Chilean President Michelle Bachelet sought in her annual State of the Union address on Thursday to regain the political initiative by outlining the details of new bills, while acknowledging that her government has endured a difficult few months.
The approval rating for the center-left Bachelet has plummeted from well over 50 percent when she took office for her second term in March 2014 to 29 percent last month, a historic low for the two-time president of Chile.
Earlier this month, the president sacked four of her closest ministers in a wide-ranging cabinet reshuffle that sought to draw a line under financial scandals that have involved politicians across the spectrum as well as her own family.
Bachelet began her speech to Congress in Valparaiso by addressing the "complex year," saying "of course we have had failures and I am not going to sweep them under the carpet."
But the rest of her nearly two-hour speech was dedicated to unveiling or confirming measures for the rest of this year including pensions, energy costs and housing subsidies, as she seeks to make good on promises to reduce sharp inequality in the South American country.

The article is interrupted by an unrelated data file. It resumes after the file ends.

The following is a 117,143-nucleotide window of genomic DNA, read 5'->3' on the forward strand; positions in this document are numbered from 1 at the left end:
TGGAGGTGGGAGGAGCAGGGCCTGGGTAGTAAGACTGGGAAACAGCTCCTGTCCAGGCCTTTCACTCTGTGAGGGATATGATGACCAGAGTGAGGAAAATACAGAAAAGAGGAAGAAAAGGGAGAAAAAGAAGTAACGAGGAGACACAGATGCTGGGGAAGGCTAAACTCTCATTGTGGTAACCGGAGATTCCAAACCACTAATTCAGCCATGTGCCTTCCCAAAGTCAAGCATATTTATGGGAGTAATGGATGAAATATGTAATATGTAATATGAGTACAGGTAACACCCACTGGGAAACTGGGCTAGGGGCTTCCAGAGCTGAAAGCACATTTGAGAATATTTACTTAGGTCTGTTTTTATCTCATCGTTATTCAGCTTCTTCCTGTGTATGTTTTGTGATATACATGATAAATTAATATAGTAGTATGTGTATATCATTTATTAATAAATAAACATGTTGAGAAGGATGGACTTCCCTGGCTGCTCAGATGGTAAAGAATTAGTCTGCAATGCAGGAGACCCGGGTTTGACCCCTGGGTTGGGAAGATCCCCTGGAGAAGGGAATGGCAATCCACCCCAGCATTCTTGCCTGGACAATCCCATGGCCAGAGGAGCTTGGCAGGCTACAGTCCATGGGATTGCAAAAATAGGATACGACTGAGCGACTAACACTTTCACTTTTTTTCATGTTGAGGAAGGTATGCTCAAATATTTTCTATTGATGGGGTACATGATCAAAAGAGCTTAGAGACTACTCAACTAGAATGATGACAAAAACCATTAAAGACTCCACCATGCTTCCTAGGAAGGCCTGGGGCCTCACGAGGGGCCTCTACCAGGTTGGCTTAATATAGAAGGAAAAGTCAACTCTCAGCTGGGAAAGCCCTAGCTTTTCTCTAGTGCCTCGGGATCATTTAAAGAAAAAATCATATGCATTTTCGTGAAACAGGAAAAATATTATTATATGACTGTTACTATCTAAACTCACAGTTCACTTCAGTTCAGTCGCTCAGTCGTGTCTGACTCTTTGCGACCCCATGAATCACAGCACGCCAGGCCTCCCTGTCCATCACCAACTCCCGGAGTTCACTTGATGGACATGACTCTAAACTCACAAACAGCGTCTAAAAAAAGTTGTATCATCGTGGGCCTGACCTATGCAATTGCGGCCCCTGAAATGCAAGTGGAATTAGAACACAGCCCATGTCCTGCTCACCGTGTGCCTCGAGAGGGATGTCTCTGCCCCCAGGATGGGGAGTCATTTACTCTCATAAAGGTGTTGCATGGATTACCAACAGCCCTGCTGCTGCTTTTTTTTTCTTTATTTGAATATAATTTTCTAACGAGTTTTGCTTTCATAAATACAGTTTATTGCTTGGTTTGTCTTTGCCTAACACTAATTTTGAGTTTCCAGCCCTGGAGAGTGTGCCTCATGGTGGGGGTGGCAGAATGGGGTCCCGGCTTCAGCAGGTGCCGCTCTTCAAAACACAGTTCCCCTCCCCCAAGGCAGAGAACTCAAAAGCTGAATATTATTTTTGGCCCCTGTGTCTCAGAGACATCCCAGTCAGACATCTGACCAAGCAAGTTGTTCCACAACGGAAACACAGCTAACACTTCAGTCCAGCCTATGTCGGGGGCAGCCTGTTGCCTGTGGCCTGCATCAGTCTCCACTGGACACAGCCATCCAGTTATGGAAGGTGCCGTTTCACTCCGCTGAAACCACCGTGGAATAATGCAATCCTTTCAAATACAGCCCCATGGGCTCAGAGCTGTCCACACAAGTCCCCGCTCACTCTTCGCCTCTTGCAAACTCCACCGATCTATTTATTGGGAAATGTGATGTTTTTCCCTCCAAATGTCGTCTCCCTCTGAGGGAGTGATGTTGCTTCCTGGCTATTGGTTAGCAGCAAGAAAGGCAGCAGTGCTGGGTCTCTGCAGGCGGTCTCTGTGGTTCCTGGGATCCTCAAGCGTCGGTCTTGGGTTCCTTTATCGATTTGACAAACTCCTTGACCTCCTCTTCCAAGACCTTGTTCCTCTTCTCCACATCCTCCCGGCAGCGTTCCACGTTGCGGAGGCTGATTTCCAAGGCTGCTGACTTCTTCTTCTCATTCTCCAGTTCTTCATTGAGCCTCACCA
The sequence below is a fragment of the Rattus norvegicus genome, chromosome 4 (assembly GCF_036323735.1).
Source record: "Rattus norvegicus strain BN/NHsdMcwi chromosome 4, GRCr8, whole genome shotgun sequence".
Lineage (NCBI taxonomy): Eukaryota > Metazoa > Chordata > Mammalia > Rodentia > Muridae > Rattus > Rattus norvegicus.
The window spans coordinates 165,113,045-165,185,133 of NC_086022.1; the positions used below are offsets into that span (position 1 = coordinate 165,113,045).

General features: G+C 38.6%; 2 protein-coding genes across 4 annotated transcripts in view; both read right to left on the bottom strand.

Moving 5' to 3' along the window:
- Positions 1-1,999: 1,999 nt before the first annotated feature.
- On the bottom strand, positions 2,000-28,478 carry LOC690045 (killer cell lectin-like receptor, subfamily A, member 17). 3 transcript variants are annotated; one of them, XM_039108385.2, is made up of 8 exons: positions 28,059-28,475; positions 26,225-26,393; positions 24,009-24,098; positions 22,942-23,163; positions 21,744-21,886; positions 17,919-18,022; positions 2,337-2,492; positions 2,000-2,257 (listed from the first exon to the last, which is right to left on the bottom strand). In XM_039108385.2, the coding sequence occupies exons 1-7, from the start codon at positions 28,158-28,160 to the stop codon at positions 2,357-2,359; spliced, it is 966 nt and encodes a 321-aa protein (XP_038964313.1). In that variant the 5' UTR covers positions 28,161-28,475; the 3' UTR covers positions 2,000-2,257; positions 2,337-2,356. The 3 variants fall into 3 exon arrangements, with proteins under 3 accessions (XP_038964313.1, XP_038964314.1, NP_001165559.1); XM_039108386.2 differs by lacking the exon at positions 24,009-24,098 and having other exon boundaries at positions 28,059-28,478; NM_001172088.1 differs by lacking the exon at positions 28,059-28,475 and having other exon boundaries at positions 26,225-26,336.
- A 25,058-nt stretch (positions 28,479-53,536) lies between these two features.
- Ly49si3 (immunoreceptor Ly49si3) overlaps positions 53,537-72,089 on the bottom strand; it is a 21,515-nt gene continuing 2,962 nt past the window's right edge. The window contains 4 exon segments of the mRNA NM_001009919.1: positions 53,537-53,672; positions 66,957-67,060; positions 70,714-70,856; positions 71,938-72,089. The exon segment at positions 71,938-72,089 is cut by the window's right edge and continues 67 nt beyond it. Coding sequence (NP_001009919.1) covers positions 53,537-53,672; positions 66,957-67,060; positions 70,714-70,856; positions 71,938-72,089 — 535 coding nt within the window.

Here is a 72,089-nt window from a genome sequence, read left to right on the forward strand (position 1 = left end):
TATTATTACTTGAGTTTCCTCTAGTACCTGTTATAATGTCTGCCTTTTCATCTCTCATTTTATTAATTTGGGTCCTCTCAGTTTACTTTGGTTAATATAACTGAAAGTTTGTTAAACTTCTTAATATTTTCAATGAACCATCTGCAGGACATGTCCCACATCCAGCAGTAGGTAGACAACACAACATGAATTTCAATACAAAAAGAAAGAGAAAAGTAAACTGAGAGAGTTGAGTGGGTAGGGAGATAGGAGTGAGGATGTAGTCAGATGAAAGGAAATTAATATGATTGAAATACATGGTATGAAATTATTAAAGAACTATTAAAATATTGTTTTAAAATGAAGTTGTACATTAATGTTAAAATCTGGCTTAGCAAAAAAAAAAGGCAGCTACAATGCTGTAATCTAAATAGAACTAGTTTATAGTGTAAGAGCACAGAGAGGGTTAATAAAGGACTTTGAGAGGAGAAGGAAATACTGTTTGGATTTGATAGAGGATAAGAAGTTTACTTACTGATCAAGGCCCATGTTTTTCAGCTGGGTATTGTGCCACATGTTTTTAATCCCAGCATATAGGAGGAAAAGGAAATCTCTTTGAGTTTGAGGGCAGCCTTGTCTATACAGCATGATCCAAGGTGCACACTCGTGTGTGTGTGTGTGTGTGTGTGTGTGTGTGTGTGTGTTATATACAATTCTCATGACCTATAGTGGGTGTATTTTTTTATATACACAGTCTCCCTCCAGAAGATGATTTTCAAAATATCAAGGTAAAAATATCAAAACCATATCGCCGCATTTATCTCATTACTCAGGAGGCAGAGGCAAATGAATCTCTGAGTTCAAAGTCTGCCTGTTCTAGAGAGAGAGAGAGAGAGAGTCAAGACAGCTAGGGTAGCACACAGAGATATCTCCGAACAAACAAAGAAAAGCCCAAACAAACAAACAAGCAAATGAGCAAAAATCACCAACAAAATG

She also promised labor reform to strengthen unions and a bill to make university free for the majority of students.
"This measure is consistent with what we proposed and we are going to continue to move forward with determination toward free [education] for all," she said.
The bill, to be introduced in the second half of the year, will initially cover 60 percent of the poorest students, expanding to 70 percent in 2018 and 100 percent in 2020, she said.
The announcement did little to placate some 6,000 protesters outside the Congress building in the port city of Valparaiso, many of them students demanding greater participation in the reform process.
The rally turned violent as masked protesters hurled stones and other projectiles at police, who fired back with water cannon.
Twenty people were wounded, including a student who suffered a severe wound to the head, said police, who made 37 arrests.
Bachelet commands a narrow majority in both houses of Congress, and despite some private criticism of her handling of the scandals has so far retained the support of all parties within her coalition, which range from Communists to centrist Christian Democrats.
In order to pass education reforms, however, she will require support from independent lawmakers, while opposition votes must be secured to make any changes to the constitution.